Artists continue to demonstrate the unique capabilities of 3D printing in attention grabbing ways. This time, Italy-based Do the Mutation, an artist collective, and CRP Technology, a 3D printing and material manufacturing firm, have utilized the Microsoft Kinect and 3D printing to create some truly inventive and somewhat terrifying masks that are perfect for dressing up as a victim of Venom for Halloween or as the cover of a Tool album for daily wear.
By scanning the project’s participants with the Kinect and a software they developed, the artists of Do the Mutation were able to perfectly capture 3D models of their subjects’ faces. They, then, drew their mask designs.onto the 3D representations. Finally, the artists printed the masks at CRP’s facilities, using the firm’s SLS printers and their patented Windform LX 2.0 material, a “polyamide-based material reinforced with fibre glass” that allows for flexibility and durability.
The results were displayed at Milan Design Week and demonstrated, what Do the Mutation considered, the relationship between the physical and virtual world, describing the masks as “the product of the growth of a virtual organism on the human face” and saying in their press release:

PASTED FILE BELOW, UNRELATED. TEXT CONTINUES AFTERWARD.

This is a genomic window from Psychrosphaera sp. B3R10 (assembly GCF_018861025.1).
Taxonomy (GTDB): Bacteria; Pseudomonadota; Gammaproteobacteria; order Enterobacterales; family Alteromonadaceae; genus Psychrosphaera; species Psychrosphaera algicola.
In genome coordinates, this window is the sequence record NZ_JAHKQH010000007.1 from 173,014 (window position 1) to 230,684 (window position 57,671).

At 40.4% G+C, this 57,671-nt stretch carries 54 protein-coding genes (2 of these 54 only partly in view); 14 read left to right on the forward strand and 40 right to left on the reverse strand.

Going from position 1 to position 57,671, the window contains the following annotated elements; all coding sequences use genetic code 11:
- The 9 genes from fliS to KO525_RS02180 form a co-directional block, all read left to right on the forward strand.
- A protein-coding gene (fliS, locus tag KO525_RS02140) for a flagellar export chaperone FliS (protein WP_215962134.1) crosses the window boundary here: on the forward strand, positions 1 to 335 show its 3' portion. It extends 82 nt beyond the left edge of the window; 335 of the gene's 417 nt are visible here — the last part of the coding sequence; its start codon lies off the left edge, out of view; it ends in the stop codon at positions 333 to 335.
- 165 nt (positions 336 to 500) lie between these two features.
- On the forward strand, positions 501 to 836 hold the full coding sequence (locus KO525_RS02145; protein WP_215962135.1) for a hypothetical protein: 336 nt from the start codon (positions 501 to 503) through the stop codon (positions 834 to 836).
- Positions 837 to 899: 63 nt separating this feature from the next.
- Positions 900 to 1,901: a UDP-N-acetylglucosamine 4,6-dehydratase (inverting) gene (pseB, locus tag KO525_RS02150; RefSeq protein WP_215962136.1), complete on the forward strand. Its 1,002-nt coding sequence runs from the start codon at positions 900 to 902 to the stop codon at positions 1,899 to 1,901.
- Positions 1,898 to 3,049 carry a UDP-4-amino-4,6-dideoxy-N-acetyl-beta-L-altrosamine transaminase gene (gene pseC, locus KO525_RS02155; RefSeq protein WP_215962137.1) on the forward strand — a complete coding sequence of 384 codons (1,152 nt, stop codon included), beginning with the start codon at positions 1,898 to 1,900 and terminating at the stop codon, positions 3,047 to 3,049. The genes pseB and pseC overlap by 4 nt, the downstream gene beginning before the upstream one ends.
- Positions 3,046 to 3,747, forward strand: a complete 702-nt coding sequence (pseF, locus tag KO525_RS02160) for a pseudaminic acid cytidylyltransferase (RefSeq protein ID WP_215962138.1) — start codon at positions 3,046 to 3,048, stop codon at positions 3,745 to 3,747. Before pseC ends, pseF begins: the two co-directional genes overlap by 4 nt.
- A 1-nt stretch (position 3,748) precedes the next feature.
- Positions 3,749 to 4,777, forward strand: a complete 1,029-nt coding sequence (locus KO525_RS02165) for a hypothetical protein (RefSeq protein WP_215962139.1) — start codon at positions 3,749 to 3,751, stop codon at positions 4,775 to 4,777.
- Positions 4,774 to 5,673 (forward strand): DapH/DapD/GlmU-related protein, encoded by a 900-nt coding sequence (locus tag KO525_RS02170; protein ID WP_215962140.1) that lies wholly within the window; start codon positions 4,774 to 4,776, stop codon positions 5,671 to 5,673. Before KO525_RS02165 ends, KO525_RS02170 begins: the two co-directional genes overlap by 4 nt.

This project explores the border territory between physical and virtual, connecting computer code’s abstractions with the intimate, visceral dimension of body alteration’s sense brought by the mask theme. The topographic anatomy of the face acts as input for a set of algorithms that under designer’s control generate the fibers that form the object, creating a material formation that after 3d printing perfectly fits its territory, people’s faces.
As far as practical applications are concerned, the project also demonstrates the reality of mass-customization, the ability to use 3D printers to create highly personalized objects to large numbers of people.
A new concept of the object is proposed, moving away from close models to be identically reproduced for open processes to be mass customized and led towards the production of unique pieces. The creation of a generative application allows a strong possibility of customization reducing the design effort on each object to a simple user interaction.
Form, structure, colour, size, ergonomics, pattern of the objects can be radically transformed according to personal preferences and features, and produced as unique pieces through 3d printing and CNC fabrication techniques, together with high quality and performing materials as Windform.
While Do the Mutation has shown the capacity of 3D printing to create customized objects in a relatively shocking manner, they have also provided further proof of the role that 3D printing will play for consumers, and producers, that are seeking items tailored to their specific needs and aesthetic wants.